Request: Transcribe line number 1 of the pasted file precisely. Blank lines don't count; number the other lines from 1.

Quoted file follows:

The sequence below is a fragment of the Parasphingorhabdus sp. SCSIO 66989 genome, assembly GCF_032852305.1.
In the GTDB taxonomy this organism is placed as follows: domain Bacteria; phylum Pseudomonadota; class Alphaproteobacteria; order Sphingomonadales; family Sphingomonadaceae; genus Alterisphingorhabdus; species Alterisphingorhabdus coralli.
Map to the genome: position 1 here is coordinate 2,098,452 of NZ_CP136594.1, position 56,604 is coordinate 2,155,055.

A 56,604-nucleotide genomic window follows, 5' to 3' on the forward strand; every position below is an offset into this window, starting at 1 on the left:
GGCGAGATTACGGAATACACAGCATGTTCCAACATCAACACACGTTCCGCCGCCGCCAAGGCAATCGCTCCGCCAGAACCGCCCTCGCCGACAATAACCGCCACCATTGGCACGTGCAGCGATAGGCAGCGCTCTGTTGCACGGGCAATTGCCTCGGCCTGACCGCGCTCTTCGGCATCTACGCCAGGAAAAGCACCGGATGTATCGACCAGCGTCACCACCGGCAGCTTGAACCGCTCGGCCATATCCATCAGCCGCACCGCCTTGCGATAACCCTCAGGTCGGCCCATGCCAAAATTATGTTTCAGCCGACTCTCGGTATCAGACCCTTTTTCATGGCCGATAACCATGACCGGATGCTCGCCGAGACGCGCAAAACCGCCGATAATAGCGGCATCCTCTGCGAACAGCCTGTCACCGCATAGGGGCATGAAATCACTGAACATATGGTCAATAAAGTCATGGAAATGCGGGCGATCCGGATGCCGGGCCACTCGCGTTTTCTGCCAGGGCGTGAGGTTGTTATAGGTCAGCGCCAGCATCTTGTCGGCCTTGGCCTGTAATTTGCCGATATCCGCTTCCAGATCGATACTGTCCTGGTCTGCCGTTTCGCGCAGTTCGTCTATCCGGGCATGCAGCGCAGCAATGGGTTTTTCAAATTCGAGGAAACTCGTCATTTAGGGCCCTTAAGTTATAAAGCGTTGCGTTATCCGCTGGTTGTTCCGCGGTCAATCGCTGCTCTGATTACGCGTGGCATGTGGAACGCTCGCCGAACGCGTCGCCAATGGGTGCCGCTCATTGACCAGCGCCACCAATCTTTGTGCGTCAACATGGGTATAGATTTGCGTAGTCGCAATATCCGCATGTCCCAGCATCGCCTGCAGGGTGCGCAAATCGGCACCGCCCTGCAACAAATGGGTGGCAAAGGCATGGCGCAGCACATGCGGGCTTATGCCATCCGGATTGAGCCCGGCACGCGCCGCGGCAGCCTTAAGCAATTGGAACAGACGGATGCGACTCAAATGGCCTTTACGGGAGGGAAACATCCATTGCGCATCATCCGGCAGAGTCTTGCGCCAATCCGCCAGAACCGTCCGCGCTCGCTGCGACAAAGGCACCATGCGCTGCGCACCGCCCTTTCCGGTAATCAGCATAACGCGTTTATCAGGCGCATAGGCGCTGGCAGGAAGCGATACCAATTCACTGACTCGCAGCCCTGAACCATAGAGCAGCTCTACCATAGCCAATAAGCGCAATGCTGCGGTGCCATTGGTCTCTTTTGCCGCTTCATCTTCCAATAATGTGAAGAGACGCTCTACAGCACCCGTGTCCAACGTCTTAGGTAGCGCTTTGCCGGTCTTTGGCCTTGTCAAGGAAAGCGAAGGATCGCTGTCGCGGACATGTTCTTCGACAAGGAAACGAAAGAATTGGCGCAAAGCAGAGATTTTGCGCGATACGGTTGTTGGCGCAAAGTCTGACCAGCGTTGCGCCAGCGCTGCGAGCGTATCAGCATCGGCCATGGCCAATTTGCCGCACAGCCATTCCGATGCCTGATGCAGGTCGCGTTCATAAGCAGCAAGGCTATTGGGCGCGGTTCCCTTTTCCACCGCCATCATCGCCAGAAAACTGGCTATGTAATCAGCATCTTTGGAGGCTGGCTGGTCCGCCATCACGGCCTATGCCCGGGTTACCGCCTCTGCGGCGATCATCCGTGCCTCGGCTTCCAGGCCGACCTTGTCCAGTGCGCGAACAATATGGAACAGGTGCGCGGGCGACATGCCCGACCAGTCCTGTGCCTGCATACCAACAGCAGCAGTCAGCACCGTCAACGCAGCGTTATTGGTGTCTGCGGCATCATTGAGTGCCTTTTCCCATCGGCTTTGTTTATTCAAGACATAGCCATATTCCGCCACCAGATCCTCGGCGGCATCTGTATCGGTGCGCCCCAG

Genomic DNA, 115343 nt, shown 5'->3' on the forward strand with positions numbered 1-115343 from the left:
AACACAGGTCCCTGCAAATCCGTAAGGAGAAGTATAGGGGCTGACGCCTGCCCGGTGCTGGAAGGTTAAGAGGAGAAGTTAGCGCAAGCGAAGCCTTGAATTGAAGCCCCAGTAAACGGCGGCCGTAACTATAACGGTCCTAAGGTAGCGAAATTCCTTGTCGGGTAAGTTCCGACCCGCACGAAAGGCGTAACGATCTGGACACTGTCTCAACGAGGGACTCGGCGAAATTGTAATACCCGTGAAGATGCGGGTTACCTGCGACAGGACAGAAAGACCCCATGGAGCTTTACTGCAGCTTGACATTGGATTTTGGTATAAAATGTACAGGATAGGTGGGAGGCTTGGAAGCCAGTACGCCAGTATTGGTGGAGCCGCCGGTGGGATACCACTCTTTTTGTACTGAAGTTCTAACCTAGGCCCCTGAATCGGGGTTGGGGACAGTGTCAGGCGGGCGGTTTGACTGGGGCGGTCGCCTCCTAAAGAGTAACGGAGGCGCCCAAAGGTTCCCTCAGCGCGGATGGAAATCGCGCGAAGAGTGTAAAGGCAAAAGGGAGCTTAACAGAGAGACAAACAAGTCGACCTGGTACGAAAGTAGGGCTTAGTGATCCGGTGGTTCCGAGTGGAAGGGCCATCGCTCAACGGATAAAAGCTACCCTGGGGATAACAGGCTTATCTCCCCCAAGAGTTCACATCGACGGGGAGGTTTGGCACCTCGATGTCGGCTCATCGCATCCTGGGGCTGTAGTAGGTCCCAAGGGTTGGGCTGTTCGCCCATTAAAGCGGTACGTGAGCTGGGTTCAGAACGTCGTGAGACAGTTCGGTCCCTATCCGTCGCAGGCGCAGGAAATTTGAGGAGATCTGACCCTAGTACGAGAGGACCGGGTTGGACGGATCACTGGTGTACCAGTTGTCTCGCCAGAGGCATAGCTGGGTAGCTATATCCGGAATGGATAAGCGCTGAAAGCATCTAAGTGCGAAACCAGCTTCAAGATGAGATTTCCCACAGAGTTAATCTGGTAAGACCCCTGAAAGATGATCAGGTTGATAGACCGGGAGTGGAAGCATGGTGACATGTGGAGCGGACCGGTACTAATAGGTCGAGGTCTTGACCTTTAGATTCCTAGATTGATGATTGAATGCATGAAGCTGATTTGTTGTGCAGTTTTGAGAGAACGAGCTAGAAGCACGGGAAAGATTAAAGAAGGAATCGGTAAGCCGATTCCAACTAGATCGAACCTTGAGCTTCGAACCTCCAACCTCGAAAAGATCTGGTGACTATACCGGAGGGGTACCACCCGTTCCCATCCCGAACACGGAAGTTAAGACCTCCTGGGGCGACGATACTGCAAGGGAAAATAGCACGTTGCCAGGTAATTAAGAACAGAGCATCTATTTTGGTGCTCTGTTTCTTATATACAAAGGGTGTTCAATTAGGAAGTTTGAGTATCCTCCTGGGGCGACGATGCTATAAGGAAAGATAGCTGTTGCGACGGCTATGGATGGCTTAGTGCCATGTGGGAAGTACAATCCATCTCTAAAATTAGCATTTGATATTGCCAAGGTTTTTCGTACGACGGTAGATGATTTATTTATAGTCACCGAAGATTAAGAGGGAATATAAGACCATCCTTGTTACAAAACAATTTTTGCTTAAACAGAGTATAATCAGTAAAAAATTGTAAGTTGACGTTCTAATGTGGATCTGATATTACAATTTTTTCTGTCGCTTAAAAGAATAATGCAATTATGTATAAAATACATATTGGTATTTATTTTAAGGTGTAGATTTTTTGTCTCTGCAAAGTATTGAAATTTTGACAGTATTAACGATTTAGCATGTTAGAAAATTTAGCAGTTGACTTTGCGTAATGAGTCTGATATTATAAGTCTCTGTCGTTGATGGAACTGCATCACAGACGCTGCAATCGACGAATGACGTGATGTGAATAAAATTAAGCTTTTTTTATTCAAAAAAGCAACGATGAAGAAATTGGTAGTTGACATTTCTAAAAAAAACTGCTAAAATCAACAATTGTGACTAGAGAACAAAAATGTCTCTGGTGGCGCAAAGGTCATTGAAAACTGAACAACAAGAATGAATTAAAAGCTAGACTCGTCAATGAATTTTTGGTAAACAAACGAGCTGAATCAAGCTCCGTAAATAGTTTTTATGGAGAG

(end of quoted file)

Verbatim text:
The sequence below is a fragment of the Parasphingorhabdus sp. SCSIO 66989 genome, assembly GCF_032852305.1.